Suggestions: Upgrade core packages

I noticed a number of suggestions for upgrading what I would call core packages in the suggestion list (see Software Installations category)

To me items like upgrade imagemagik, mysql, cvs etc just to name a few are core packages and should always be automatically maintained at current versioning because so many packages (like phpbb, gallery, coppermine etc) rely on having these modules kept at current releases.

For example, ImageMagick (current version 6.22) Dreamhost is running 5.4.4 which is well over a few years old, and has known security vulnerabilities.

It seems a little odd and worrying that we have to vote to keep these packages upto date.

What do you all think??

WP/Gallery2 Integration Community ->

ImageMagick should definitely be upgraded, suffers from a buffer overflow that can be executed from someone uploading a nasty TIFF.

We aren’t voting on whether or not the updates should be made (they obviously should). What we are voting on is the priority of the updates. If there are more votes for MySQL than ImageMagik, it does not mean that DH customers only want to see only MySQL updated and not ImageMagik. It means that DH customers would like to see MySQL updated sooner than ImageMagik.
I don’t work here. I’m just your typical support forum volunteer.

Sorry to disagree that is not the way the suggestions are worded… IE: Upgrade to ImageMagick 6

That to me is worded in a way that indicates we are voting to upgrade imagemagick to version 6 not when should we do this.

Regardless of the wording, I feel that the customers should not be deciding when to upgrade these package. Instead this should be a core admin responsibility to ensure that the centrally installed modules (such as imagemagick) is kept upto date.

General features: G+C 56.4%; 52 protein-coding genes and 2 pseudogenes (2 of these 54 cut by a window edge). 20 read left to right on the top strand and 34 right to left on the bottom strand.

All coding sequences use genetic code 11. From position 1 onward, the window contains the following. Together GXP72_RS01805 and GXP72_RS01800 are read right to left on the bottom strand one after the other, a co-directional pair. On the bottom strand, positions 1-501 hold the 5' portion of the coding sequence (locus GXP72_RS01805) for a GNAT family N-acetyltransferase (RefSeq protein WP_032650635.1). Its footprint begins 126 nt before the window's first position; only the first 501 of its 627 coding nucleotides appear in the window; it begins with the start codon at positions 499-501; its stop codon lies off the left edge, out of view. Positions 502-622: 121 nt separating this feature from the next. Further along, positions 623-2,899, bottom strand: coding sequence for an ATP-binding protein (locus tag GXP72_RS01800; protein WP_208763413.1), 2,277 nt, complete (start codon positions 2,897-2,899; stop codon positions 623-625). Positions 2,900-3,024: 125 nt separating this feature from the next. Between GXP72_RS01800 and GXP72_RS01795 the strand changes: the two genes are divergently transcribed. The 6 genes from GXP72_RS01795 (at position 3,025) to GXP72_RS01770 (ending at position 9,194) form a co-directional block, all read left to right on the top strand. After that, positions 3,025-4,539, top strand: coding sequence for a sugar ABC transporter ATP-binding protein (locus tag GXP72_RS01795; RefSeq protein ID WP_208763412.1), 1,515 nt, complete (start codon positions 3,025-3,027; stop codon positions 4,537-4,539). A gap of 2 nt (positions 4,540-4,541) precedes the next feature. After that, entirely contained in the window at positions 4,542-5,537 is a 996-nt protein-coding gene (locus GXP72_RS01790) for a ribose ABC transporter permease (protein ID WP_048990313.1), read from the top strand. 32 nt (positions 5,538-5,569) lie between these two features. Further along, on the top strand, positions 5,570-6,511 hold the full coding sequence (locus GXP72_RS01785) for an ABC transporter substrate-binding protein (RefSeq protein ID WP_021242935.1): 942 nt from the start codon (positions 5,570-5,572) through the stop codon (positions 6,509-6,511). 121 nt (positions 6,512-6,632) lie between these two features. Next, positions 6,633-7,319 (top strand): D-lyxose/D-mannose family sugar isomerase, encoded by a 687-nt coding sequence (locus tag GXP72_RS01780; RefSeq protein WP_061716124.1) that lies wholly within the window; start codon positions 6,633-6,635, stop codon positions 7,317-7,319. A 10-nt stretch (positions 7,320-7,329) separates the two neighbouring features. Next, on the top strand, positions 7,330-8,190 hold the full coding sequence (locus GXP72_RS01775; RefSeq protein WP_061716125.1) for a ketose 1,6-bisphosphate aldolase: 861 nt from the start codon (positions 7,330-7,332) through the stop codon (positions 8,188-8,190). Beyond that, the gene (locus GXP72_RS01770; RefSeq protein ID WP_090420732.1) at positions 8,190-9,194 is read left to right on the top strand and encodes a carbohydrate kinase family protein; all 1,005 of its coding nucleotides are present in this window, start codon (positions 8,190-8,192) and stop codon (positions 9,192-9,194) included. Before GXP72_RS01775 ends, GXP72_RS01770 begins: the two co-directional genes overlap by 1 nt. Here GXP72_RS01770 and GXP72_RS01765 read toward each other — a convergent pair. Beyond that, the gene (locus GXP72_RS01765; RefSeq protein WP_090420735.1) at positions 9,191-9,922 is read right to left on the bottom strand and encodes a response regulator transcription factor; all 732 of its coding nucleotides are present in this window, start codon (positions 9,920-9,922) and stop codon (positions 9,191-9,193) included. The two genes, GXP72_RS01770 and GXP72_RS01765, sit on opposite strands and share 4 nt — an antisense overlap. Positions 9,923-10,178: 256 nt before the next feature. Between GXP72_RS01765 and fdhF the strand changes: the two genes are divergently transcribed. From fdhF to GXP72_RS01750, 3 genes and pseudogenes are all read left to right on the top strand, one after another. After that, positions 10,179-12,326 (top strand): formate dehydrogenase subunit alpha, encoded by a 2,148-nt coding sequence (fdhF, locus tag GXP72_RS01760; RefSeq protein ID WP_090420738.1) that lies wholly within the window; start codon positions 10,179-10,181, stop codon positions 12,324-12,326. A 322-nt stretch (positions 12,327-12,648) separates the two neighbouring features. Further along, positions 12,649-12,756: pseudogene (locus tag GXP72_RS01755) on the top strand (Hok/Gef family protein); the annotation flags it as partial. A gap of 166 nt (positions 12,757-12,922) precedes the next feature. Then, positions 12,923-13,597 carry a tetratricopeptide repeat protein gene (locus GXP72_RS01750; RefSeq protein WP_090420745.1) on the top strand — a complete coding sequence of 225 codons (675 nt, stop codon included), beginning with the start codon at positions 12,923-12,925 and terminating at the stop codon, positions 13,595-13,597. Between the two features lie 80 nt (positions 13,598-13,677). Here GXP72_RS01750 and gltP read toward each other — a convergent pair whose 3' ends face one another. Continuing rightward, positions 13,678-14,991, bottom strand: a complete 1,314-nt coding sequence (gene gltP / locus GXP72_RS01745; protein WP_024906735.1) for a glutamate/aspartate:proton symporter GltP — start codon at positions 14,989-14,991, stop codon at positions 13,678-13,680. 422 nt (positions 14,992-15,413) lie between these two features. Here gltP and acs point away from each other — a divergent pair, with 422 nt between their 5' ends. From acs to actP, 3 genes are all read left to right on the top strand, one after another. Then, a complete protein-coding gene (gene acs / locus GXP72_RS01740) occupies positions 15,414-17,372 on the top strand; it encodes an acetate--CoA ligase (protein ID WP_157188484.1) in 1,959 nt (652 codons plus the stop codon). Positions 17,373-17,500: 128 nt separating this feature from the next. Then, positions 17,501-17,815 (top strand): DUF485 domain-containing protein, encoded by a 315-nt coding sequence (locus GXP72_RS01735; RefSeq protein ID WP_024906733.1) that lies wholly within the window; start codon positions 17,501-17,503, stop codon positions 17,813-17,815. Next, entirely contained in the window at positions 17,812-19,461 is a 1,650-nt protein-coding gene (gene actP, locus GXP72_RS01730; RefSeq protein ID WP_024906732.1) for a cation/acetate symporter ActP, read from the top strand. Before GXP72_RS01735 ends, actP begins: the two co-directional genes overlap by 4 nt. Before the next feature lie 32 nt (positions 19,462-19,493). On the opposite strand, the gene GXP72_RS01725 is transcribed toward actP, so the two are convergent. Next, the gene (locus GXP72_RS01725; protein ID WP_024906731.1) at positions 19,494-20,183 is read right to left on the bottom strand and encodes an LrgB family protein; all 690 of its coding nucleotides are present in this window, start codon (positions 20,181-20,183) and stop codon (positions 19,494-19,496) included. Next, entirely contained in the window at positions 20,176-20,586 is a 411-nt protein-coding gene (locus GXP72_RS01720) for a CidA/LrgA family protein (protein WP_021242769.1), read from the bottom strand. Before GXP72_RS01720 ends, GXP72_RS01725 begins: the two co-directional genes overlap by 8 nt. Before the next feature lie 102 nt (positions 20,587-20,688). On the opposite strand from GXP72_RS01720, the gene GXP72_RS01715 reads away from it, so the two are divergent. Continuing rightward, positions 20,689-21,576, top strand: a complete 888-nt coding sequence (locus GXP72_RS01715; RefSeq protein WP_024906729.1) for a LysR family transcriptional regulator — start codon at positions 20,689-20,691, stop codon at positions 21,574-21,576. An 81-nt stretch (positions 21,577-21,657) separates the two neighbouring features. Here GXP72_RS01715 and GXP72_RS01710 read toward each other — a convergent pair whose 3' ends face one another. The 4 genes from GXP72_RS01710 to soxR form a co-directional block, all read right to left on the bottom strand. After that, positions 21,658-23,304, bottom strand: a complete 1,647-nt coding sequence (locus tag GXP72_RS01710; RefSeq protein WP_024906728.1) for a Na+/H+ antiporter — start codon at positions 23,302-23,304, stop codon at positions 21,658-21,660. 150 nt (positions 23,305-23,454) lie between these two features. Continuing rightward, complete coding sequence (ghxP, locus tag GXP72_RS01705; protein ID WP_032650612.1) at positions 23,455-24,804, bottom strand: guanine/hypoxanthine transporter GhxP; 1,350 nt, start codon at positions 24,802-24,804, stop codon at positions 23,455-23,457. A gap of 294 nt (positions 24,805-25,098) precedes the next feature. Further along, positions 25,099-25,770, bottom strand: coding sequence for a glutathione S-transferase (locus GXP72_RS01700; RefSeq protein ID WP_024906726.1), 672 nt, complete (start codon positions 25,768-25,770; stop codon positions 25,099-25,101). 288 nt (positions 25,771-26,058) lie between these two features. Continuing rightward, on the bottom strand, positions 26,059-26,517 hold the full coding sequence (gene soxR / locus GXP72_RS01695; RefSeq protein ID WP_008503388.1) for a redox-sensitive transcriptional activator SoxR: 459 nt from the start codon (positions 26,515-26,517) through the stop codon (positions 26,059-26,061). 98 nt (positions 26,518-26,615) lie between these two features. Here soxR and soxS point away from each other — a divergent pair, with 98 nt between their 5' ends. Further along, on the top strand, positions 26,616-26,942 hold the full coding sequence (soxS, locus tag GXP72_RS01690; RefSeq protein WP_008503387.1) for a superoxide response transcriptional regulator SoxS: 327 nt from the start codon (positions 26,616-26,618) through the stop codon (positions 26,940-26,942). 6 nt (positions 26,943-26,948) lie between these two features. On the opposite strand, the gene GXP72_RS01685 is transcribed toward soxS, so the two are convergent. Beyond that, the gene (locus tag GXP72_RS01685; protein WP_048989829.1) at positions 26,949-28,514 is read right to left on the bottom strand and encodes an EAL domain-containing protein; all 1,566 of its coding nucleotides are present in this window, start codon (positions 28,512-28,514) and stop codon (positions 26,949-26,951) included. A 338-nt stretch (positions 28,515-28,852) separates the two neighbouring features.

As it has been said, some of these modules have security issues.

I have no concerns in voting to update modules but as I posted, I feel that voting to upgrade modules that are core modules (ie CVS, imagemagick, mysql) is just not right.

WP/Gallery2 Integration Community ->

There certainly is something perverse about it.

I think lottery would be a better way, personally. Each week there should be a lottery on which server and what piece of core software gets updated to the most recent bugfix release.

I have actually raised a support request on imagemagick making them aware of the security exploit.

WP/Gallery2 Integration Community ->


Lottery will do it :slight_smile: However I was just hoping for a Dreamhost Statement along the lines of the following modules / software / libraries are considered core and will always be kept / maintained at the latest stable release levels.

WP/Gallery2 Integration Community ->

For example, ImageMagick (current version 6.22) Dreamhost is running 5.4.4 which is well over a few years old, and has known security vulnerabilities.

Note that Debian backports its security patches to older versions, so it’s unlikely that the version installed here is actually vulnerable.

Debian changelog for imagemagick (4:

If you want useful replies, ask smart questions.